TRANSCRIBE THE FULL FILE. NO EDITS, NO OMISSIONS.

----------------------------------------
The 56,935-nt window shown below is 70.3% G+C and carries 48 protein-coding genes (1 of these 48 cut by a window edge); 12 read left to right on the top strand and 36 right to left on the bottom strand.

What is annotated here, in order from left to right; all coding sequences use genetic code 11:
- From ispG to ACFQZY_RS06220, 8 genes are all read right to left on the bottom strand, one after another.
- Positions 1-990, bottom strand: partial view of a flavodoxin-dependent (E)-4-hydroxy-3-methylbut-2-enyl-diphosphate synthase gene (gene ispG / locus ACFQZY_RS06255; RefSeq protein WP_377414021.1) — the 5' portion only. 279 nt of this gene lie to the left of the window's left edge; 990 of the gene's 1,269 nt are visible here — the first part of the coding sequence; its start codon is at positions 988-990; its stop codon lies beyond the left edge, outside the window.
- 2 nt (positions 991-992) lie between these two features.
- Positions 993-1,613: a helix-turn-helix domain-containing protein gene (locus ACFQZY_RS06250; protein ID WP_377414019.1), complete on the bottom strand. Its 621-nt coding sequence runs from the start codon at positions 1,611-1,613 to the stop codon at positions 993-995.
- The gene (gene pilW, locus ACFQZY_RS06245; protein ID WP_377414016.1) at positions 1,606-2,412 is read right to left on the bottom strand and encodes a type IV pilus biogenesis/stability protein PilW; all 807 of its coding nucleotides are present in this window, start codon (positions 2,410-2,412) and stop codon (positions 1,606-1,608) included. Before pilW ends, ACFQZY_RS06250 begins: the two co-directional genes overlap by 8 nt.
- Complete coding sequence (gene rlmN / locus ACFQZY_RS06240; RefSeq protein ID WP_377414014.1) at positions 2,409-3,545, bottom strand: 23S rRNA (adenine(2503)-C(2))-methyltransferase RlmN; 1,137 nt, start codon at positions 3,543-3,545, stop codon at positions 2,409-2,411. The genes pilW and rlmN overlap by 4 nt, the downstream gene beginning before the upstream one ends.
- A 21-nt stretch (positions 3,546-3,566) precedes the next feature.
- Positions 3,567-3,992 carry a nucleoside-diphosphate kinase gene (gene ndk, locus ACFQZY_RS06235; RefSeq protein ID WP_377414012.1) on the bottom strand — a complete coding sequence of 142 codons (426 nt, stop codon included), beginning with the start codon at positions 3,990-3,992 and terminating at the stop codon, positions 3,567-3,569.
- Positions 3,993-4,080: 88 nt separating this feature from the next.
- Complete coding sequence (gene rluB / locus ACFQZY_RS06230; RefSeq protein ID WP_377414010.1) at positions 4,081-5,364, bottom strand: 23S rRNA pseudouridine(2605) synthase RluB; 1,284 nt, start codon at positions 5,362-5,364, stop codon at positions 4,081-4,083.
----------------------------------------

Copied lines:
The 56,935-nt window shown below is 70.3% G+C and carries 48 protein-coding genes (1 of these 48 cut by a window edge); 12 read left to right on the top strand and 36 right to left on the bottom strand.

What is annotated here, in order from left to right; all coding sequences use genetic code 11:
- From ispG to ACFQZY_RS06220, 8 genes are all read right to left on the bottom strand, one after another.
- Positions 1-990, bottom strand: partial view of a flavodoxin-dependent (E)-4-hydroxy-3-methylbut-2-enyl-diphosphate synthase gene (gene ispG / locus ACFQZY_RS06255; RefSeq protein WP_377414021.1) — the 5' portion only. 279 nt of this gene lie to the left of the window's left edge; 990 of the gene's 1,269 nt are visible here — the first part of the coding sequence; its start codon is at positions 988-990; its stop codon lies beyond the left edge, outside the window.
- 2 nt (positions 991-992) lie between these two features.
- Positions 993-1,613: a helix-turn-helix domain-containing protein gene (locus ACFQZY_RS06250; protein ID WP_377414019.1), complete on the bottom strand. Its 621-nt coding sequence runs from the start codon at positions 1,611-1,613 to the stop codon at positions 993-995.
- The gene (gene pilW, locus ACFQZY_RS06245; protein ID WP_377414016.1) at positions 1,606-2,412 is read right to left on the bottom strand and encodes a type IV pilus biogenesis/stability protein PilW; all 807 of its coding nucleotides are present in this window, start codon (positions 2,410-2,412) and stop codon (positions 1,606-1,608) included. Before pilW ends, ACFQZY_RS06250 begins: the two co-directional genes overlap by 8 nt.
- Complete coding sequence (gene rlmN / locus ACFQZY_RS06240; RefSeq protein ID WP_377414014.1) at positions 2,409-3,545, bottom strand: 23S rRNA (adenine(2503)-C(2))-methyltransferase RlmN; 1,137 nt, start codon at positions 3,543-3,545, stop codon at positions 2,409-2,411. The genes pilW and rlmN overlap by 4 nt, the downstream gene beginning before the upstream one ends.
- A 21-nt stretch (positions 3,546-3,566) precedes the next feature.
- Positions 3,567-3,992 carry a nucleoside-diphosphate kinase gene (gene ndk, locus ACFQZY_RS06235; RefSeq protein ID WP_377414012.1) on the bottom strand — a complete coding sequence of 142 codons (426 nt, stop codon included), beginning with the start codon at positions 3,990-3,992 and terminating at the stop codon, positions 3,567-3,569.
- Positions 3,993-4,080: 88 nt separating this feature from the next.
- Complete coding sequence (gene rluB / locus ACFQZY_RS06230; RefSeq protein ID WP_377414010.1) at positions 4,081-5,364, bottom strand: 23S rRNA pseudouridine(2605) synthase RluB; 1,284 nt, start codon at positions 5,362-5,364, stop codon at positions 4,081-4,083.